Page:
In a real-life example of the mythical story of David vs. Goliath, organic soybean producers and The Cornucopia Instituteare claiming victory over Dean Foods, the maker of Silk soymilk drink.
The Cornucopia Institute, a public interest group that promotes family scale farming, first reported in May 2009 that Dean Foods had switched its soybean sources from American farms to cheaper organic beans from China.
Its report, titled “Behind the Bean: The Heroes and Charlatans of the Natural and Organic Soy Foods Industry,” claimed that Dean Foods, the maker of Silk soymilk drink, had largely abandoned using organic soybeans altogether. The Cornucopia Institute said that in making the drink, Dean Foods had switched from organic soybeans to less expensive, conventionally grown soybeans that the company was calling “natural.”
“Dean Foods has been roundly criticized for taking the organic out of Silk, and now the marketplace and consumers are passing their judgment,” said Mark Kastel, Cornucopia’s senior farm policy analyst.
“They took what once was a pioneering 100 percent organic brand, before they acquired the company in 2003, and cheapened the product at the expense of American farmers and consumers. Now they are paying a price for their naked profiteering,” Kastel added.
Following publication of the report, the natural/organic foods retailer Whole Foods Market switched its organic soymilk source from Dean Foods to Earth Balance. In August, the national retailer told the Denver Post it wanted Earth Balance’s soymilk products to contain only domestically grown soybeans carrying the organic label.
When Dean initially purchased the Silk label, some American farmers were excited about the possibility of partnering with the company to further grow the Silk brand and keep the demand for domestic soybeans high. Instead, some critics said, the company seemed to turn on American farmers, demanding they compete on pricing with Chinese imported beans.
“White Wave (the operating division of Dean Foods that markets Silk and Horizon organic milk) had the opportunity to push organic and sustainable agriculture to incredible heights of production by working with North American farmers and traders to get more land in organic production, but what they did was pit cheap foreign soybeans against the U.S. organic farmer, taking away any attraction for conventional farmers to make the move into sustainable agriculture,” said Merle Kramer, a marketer for the Midwestern Organic Farmers Cooperative.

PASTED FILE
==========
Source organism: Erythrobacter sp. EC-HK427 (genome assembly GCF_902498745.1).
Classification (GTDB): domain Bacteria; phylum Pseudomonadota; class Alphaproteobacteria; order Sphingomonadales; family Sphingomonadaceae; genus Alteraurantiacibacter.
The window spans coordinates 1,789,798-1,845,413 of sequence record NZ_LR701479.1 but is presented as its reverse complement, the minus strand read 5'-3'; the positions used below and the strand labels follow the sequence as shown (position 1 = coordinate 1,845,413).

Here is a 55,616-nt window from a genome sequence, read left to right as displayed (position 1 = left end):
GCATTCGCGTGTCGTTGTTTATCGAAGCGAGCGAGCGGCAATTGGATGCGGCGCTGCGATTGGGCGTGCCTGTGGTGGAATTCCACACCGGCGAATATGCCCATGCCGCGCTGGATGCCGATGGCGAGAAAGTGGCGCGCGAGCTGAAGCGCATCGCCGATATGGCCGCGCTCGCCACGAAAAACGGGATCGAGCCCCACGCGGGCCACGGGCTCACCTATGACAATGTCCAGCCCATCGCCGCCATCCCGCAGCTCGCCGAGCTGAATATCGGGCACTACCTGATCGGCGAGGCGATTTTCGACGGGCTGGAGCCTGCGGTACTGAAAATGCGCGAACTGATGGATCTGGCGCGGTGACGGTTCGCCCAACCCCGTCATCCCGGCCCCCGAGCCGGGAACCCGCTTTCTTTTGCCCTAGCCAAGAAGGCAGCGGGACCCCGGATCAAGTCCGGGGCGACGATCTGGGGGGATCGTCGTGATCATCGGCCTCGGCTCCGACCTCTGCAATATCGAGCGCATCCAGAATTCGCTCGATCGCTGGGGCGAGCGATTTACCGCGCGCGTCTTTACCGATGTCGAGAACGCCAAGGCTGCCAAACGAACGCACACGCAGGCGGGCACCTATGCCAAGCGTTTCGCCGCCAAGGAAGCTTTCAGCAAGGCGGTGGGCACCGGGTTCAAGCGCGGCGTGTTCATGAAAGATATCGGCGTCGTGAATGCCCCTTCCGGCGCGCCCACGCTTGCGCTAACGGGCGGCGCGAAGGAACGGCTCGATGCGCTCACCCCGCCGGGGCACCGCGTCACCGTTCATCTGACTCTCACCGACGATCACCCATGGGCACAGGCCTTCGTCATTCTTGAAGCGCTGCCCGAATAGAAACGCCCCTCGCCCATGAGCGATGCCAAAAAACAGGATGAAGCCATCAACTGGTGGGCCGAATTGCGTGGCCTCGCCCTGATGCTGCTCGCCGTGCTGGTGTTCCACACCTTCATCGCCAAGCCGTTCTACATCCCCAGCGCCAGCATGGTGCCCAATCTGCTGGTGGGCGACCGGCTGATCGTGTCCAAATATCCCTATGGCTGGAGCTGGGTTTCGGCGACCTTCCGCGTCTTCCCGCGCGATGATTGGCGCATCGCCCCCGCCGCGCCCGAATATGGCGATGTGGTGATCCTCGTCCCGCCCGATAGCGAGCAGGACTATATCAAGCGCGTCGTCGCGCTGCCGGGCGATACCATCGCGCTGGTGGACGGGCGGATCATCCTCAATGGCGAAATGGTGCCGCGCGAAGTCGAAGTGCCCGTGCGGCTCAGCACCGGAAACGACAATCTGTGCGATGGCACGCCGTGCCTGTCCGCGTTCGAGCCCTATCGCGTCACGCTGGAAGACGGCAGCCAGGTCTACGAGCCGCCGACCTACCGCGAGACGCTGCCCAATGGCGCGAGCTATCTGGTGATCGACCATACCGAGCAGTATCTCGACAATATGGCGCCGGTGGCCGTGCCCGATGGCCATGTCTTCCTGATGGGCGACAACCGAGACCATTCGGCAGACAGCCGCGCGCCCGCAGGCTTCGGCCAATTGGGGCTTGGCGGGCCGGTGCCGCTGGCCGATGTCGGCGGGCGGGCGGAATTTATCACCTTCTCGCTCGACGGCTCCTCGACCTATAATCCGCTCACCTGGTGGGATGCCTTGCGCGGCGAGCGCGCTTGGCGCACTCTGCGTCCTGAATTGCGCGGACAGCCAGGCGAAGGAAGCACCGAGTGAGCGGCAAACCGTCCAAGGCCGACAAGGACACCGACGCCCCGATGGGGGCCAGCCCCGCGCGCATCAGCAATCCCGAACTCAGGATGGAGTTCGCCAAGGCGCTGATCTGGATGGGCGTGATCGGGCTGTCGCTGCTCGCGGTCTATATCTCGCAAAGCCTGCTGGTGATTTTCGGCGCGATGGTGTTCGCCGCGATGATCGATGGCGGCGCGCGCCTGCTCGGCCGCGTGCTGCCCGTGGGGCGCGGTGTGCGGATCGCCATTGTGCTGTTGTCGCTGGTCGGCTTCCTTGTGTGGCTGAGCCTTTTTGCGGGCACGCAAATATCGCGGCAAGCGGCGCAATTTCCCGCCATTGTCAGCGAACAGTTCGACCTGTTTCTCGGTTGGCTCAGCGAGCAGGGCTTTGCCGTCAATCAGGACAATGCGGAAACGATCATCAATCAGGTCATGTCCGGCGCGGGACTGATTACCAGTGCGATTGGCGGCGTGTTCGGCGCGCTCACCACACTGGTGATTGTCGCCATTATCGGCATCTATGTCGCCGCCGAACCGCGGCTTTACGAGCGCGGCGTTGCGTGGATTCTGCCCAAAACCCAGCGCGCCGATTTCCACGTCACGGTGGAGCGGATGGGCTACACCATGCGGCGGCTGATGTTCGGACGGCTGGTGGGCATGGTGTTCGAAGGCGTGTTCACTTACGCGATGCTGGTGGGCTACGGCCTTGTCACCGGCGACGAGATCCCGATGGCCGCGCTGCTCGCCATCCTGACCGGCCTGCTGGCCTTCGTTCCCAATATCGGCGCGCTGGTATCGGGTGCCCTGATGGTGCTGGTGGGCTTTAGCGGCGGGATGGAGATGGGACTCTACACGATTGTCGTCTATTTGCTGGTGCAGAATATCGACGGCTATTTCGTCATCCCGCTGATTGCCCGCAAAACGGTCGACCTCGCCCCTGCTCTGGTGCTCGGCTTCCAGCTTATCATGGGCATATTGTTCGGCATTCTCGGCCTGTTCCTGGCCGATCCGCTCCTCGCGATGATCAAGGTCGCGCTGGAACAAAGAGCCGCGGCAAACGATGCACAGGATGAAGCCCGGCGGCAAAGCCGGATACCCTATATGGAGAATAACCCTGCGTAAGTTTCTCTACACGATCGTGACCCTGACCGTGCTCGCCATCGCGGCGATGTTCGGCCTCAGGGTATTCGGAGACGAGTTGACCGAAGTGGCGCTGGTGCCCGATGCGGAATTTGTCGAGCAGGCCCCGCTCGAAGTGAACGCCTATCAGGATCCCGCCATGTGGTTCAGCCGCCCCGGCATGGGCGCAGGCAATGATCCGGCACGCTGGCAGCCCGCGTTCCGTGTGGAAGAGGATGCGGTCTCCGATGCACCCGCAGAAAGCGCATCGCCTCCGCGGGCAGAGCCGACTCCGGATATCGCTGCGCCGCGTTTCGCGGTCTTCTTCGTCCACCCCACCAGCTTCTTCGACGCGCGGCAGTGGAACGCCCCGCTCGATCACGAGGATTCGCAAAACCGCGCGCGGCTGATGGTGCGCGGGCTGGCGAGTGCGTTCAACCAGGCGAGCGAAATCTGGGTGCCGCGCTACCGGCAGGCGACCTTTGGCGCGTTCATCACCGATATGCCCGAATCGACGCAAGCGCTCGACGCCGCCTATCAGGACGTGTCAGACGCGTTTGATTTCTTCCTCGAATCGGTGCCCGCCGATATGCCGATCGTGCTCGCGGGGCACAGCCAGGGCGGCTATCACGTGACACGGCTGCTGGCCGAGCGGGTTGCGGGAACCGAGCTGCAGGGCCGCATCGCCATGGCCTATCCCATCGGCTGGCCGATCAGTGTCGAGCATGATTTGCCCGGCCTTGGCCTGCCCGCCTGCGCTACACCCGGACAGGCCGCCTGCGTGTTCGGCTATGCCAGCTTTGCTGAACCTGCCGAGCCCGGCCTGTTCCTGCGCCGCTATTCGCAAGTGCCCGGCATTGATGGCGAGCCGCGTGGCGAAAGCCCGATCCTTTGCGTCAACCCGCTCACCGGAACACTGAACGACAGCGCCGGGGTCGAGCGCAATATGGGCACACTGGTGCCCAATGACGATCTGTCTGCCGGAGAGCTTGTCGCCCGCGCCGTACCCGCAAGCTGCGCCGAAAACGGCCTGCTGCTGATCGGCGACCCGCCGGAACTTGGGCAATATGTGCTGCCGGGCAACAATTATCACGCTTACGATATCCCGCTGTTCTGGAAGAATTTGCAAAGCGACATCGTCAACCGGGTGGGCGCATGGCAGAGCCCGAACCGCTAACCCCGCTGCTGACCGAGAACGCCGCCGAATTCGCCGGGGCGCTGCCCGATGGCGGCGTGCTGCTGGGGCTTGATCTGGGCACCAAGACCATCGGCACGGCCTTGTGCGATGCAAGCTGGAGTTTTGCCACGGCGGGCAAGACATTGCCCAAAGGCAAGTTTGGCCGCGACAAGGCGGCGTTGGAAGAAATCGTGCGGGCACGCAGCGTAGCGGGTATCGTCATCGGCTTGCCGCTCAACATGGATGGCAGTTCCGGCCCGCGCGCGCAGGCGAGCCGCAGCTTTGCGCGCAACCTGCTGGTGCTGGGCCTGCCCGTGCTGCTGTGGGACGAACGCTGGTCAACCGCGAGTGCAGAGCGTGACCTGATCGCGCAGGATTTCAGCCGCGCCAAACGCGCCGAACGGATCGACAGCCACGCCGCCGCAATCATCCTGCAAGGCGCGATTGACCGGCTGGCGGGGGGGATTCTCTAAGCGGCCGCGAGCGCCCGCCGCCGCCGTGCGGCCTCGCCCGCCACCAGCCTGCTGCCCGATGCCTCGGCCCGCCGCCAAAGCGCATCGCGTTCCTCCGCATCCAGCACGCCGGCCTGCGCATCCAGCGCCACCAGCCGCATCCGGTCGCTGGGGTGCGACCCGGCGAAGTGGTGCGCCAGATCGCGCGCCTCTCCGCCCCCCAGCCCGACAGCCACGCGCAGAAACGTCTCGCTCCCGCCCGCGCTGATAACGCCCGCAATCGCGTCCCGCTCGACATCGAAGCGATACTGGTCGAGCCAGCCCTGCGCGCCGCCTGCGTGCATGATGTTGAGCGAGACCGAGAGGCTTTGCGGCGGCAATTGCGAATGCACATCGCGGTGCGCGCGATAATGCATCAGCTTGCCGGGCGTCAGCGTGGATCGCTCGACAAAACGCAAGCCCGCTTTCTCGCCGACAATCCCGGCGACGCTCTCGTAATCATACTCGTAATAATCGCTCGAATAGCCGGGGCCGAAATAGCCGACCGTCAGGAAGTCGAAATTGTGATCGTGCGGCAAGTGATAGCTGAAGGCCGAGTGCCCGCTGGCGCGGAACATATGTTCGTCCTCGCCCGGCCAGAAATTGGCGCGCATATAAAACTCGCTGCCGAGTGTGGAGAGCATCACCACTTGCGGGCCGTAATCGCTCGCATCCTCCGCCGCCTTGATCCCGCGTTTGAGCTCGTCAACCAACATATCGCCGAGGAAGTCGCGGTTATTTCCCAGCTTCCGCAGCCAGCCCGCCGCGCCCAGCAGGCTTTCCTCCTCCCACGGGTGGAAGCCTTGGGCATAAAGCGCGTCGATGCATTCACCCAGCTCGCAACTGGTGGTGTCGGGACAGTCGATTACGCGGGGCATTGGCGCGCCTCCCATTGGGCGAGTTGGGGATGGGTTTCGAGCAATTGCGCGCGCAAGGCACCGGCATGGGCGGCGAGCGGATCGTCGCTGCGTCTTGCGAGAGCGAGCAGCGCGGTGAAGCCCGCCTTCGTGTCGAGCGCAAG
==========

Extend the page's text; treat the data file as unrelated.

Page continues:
In the Denver Post article, a Dean spokesperson explained that staying with domestic organic soybeans would have resulted in price increases. According to The Cornucopia Institute, this statement stands at odds with the reality of falling farmgate prices for organic soybeans in recent years.
After Dean’s failure to change the labeling and packaging of the Silk product to reflect that it was being made with “natural” soybeans rather than organic, Cornucopia filed a formal complaint with the United States Department of Agriculture‘s National Organic Program.
“Consumers and retailers repeatedly reported to us that they were deceived and ended up unknowingly buying Silk products with conventional soybeans,” said Cornucopia’s Kastel. “We know of numerous retailers that ultimately pulled Silk products from their store shelves over the gross misrepresentation of the soymilk product,” Kastel added.
In addition to Earth Balance, other soymilk companies such as 8th Continent, Eden Foods and Organic Valley are looking for a piece of the organic market. All of the companies are competing for Silk’s customer base.
For more information on soy foods, The Cornucopia Institute maintains a soy foods scorecard on its website, which provides information and ratings of soymilk and various soy foods by rating what it says is the integrity of the product’s production. The scorecard also indicates whether brands buy products from American family farmers or from China.